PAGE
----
- Facebook is facing a record-setting penalty of about $5 billion from the Federal Trade Commission — but for the tech giant, that’s only about as much as the revenue it generates in a month.
- What could be more damaging to Facebook than the monetary costs of the settlement is the degree to which the government will get oversight of its business.
- The New York Times reports that under the terms of the settlement, Facebook will be able to continue sharing data with third parties, but that there will be more oversight into how it handles user data.
- Depending on how that oversight shakes up, it could cause headaches for Facebook, even long after that $5 billion bill is paid.
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Facebook is facing a penalty of about $5 billion from the Federal Trade Commission (FTC) for violating a privacy consent degree set back in 2011.
The multi-billion-dollar penalty — which was first reported by the Wall Street Journal on Friday — is poised to be the largest of its kind against a tech company, eclipsing a $22 million settlement with Google. For Facebook, though, it looks to be an easy bill to pay, given the roughly $45 billion cash it has on hand.
Five billion dollars is about 9% of Facebook’s total revenue for 2018, which notched in at $55.83 billion. For a more recent figure, to put it into context, Facebook did about $15 billion in revenue in the first three months of 2019, averaging out to about $5 billion a month.
Indeed, earlier this year, Facebook announced that it had already set aside $3 billion to deal with any potential fine from the FTC, which it had already estimated would be around $5 billion.
Ex-Facebooker to me just now: “that’s like me getting a $10 fine for jaywalking”
— Deepa Seetharaman (@dseetharaman) July 12, 2019
The other thing
What could be more of a headache to Facebook than the monetary costs of the settlement is any potential oversight of its business going forward. The Wall Street Journal reported that terms of the settlement were “expected to include other government restrictions on how Facebook treats user privacy.”
However, it’s not immediately clear what such restrictions might entail, as the New York Times reports that the settlement doesn’t place any conditions on Facebook’s ability to collect and share data with third parties, though it does have provisions for more “comprehensive oversight” of how the social network handles users’ data.
That’s likely good news for Facebook’s core advertising business. However, that oversight could still introduce more overhead to the company, and put a damper on new products and plans — we’ve already seen skepticism from politicians including President Donald Trump over Libra, Facebook’s new cryptocurrency initiative.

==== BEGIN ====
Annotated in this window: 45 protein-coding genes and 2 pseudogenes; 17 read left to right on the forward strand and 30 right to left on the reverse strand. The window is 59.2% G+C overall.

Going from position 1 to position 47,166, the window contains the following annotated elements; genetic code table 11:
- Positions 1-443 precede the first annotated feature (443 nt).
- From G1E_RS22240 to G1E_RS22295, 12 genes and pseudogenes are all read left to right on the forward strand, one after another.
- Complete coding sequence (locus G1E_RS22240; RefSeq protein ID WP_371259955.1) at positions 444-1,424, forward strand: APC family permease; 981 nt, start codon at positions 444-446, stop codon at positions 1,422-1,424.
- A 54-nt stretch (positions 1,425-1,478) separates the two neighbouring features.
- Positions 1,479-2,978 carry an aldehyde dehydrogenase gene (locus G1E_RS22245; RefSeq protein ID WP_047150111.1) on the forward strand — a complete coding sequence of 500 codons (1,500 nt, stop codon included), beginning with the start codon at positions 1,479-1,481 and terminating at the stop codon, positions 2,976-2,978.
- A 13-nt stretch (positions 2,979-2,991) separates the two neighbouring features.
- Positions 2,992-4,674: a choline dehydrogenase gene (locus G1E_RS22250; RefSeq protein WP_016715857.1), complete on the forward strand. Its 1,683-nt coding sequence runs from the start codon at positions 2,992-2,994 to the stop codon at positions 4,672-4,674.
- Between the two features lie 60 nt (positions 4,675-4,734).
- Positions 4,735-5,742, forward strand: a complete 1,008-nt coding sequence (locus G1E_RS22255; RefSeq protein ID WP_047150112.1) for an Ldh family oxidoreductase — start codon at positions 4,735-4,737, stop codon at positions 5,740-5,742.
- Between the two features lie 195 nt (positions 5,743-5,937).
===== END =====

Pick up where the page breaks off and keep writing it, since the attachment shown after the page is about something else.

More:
In other words, for a company made famous for moving fast and breaking things, this could force Facebook to slow down a little bit.
Read more: Trump blasts Bitcoin and says cryptocurrencies, including Facebook’s Libra, should be ‘subject to all banking regulations’
It also remains to be seen whether CEO Mark Zuckerberg will be held personally liable for future infringements on the FTC consent decree, an idea that has been previously floated, but that is considered unlikely to come to pass.
The expected multi-billion dollar penalty comes as a result of an FTC investigation into Facebook’s Cambridge Analytica affair, in which the personal data for tens of millions of Facebook users was improperly accessed by the data firm.
The main question of the investigation was whether Facebook’s handling of user data in the case violated a 2011 agreement with the agency — as part of the terms of a settlement at that time, Facebook agreed to take steps to protect user data.
The $5 billion that goes into settling the inquiry may not have a tremendous impact on the company’s bottom line. In fact, Facebook stock closed up 1.8% on Friday, and climbed slightly higher in after-hours trading, even in the wake of the report of the settlement.
However, depending on the additional terms of the settlement, this could have ripple effects on Facebook’s business going forward. And if nothing else, remember that there’s nothing stopping the FTC from opening another investigation, should circumstances warrant.
SEE ALSO: The FTC has approved a roughly $5 billion settlement with Facebook
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